"Recently it has been seen that American army helicopters were flying a small distance from Iraq's border with Iran and, because of the closeness to the border, the danger of them violating Iran's border is possible," the statement by the General Staff of Iran's Armed Forces said.
"Iran's armed forces will respond to any violation," it said.
Iran will "take down" any overflying aircraft which fails to respond to warnings, a high-ranking Iranian air force commander told FNA.
The statement also urged US commanders in Iraq to keep their forces a secure distance from the borders to avoid any risks.
The air force commander said his country's reaction to any incursion would go beyond warnings.
"If something happens, we will carry out all the steps from giving a warning to taking down the detected (foreign) airplanes according to regulations," the commander told FNA.
"Due to the threats posed by enemies in recent months, the armed forces are at the highest level of preparation and all of our warnings will be definitely doable," he said.
The commander also said that in the past month the country's forces have dealt with two foreign aircraft that entered Iran's air space without permission.
On October 7, Iran forced down in its territory a Hungarian aid plane, carrying soldiers from the US and some other NATO member states.
US forces launched a helicopter raid on a Syrian border village with Iraq on October 26 in which eight civilians including children were killed.
A US official in Washington claimed that the operation targeted a top militant who smuggled arms and fighters into Iraq.
Iran's Foreign Minister Manouchehr Mottaki on Monday during a visit to the Syrian capital denounced the raid and expressed "the solidarity of the Iranian people with the Syrian people after the American raid".
The statement from Iran's army headquarters comes after Americans elected their next president, Barack Obama, who has said he would toughen sanctions on Iran but has also held out the possibility of direct talks with Tehran.
Washington, which has not had diplomatic ties with Tehran since 1980, accuses Iran of seeking to build nuclear weapons, without having any corroborative evidence to substantiate its allegations against the Islamic Republic.
Tehran vehemently denies the charges, saying that it wants atomic technology to make electricity and save its oil and gas for export.
Obama, like Bush, has not ruled out military action although he has criticized the outgoing administration for not pushing for more diplomacy and engagement with Iran.
"Change of political figures is not important by itself. What is more important is a change of American policy," Ali Agha-mohammadi, a close aide to Iran's Supreme Leader Ayatollah Seyed Ali Khamenei, said.
Iran has warned it would respond to any attack on its territory by targeting US interests and America's ally Israel, as well as closing the Strait of Hormuz, the waterway at the mouth of the Persian Gulf and vital route for world oil supplies.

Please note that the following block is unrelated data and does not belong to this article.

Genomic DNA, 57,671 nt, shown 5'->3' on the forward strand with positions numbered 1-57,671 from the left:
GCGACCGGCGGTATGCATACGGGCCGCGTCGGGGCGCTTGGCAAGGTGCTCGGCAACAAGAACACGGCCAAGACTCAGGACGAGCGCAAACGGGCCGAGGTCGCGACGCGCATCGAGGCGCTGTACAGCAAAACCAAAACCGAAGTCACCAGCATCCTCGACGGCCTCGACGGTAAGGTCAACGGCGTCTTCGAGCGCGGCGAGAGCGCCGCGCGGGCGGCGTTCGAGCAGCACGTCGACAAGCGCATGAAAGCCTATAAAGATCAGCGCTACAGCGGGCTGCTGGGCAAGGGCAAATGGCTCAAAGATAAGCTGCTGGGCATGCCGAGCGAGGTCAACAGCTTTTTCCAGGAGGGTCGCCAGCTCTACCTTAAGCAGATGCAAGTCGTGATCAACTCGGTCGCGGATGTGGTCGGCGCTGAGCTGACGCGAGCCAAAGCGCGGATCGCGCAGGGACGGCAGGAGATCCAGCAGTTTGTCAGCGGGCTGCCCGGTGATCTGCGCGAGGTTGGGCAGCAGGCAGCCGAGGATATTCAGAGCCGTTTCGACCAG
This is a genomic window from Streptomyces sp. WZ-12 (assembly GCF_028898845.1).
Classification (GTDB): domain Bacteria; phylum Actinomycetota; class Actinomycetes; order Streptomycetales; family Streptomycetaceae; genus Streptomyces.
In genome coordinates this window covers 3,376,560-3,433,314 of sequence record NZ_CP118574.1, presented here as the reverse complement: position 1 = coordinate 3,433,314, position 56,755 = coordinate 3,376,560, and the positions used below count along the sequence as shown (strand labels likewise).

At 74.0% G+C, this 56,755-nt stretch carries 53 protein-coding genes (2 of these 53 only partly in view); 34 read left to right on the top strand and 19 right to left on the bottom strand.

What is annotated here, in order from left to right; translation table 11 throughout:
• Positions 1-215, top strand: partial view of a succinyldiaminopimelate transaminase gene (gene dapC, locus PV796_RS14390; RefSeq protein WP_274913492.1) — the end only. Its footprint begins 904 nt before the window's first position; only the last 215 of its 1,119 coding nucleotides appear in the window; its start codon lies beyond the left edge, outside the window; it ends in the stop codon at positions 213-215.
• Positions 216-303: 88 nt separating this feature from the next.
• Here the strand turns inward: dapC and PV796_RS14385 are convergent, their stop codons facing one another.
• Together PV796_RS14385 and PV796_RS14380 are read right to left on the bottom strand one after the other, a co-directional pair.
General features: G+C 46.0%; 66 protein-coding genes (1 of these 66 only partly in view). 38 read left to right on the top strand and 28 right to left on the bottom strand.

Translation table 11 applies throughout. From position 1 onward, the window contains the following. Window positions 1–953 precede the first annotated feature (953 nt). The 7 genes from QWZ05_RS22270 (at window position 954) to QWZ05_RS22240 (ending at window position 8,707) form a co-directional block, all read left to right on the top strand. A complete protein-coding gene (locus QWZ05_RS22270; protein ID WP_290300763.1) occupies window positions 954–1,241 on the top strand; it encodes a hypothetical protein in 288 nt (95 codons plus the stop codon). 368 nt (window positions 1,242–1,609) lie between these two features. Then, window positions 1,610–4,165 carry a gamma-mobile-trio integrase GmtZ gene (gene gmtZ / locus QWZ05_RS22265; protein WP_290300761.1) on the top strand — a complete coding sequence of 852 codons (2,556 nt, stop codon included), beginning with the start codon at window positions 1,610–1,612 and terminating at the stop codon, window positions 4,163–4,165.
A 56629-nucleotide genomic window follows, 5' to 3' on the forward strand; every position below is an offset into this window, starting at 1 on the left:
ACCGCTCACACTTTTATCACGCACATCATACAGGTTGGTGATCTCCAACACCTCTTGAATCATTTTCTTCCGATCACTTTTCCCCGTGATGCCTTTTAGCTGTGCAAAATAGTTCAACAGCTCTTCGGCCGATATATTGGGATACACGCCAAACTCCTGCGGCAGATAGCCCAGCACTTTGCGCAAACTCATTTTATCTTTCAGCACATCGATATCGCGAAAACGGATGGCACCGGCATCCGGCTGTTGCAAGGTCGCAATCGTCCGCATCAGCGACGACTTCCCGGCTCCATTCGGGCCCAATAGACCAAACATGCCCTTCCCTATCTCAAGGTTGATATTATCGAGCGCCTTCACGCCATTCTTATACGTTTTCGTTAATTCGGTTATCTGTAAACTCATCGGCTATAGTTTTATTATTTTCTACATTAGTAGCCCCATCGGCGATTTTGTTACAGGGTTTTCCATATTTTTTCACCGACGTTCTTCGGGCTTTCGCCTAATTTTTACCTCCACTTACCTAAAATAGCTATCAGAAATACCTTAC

But some analysts were cautious, saying Obama had to show he was offering more than a change in style from Bush.
"It is for the Americans to show that something has changed, not the Iranians," Tehran University professor Mohammad Marandi said.
In a Sep. 11 report, the Washington Institute for the Near East Policy says that in the two decades since the Iran-Iraq War, the Islamic Republic has excelled in naval capabilities and is able to wage unique asymmetric warfare against larger naval forces.
According to the report, the Islamic Revolutionary Guards Corps Navy (IRGCN) has been transformed into a highly motivated, well-equipped, and well-financed force and is effectively in control of the world's oil lifeline, the Strait of Hormuz.
The study says that if Washington takes military action against the Islamic Republic, the scale of Iran's response would likely be proportional to the scale of the damage inflicted on Iranian assets.
Intensified threats by Tel Aviv and Washington of military action against Iran contradict a recent report by 16 US intelligence bodies which endorsed the civilian nature of Iran's nuclear plans and activities.
Following the US National Intelligence Estimate (NIE) and similar reports by the IAEA head - one in November and the other one in February - which praised Iran's truthfulness about key aspects of its past nuclear activities and announced settlement of outstanding issues with Tehran, any effort to impose further sanctions or launch military attack on Iran seems to be completely irrational.
The February report by the UN nuclear watchdog, the International Atomic Energy Agency, praised Iran's cooperation in clearing up all of the past questions over its nuclear program, vindicating Iran's nuclear program and leaving no justification for any new UN sanctions.
The UN nuclear watchdog has also carried out at least 14 surprise inspections of Iran's nuclear sites so far, but found nothing to support West's allegations.
Following the said reports by the US and international bodies, many world states have called the UN Security Council pressure against Tehran unjustified, demanding that Iran's case be normalized and returned from the UNSC to the IAEA.
Meantime, a recent study by the Institute for Science and International Security (ISIS), a prestigious American think tank, has found that a military strike on Iran's nuclear facilities "is unlikely" to delay the country's program.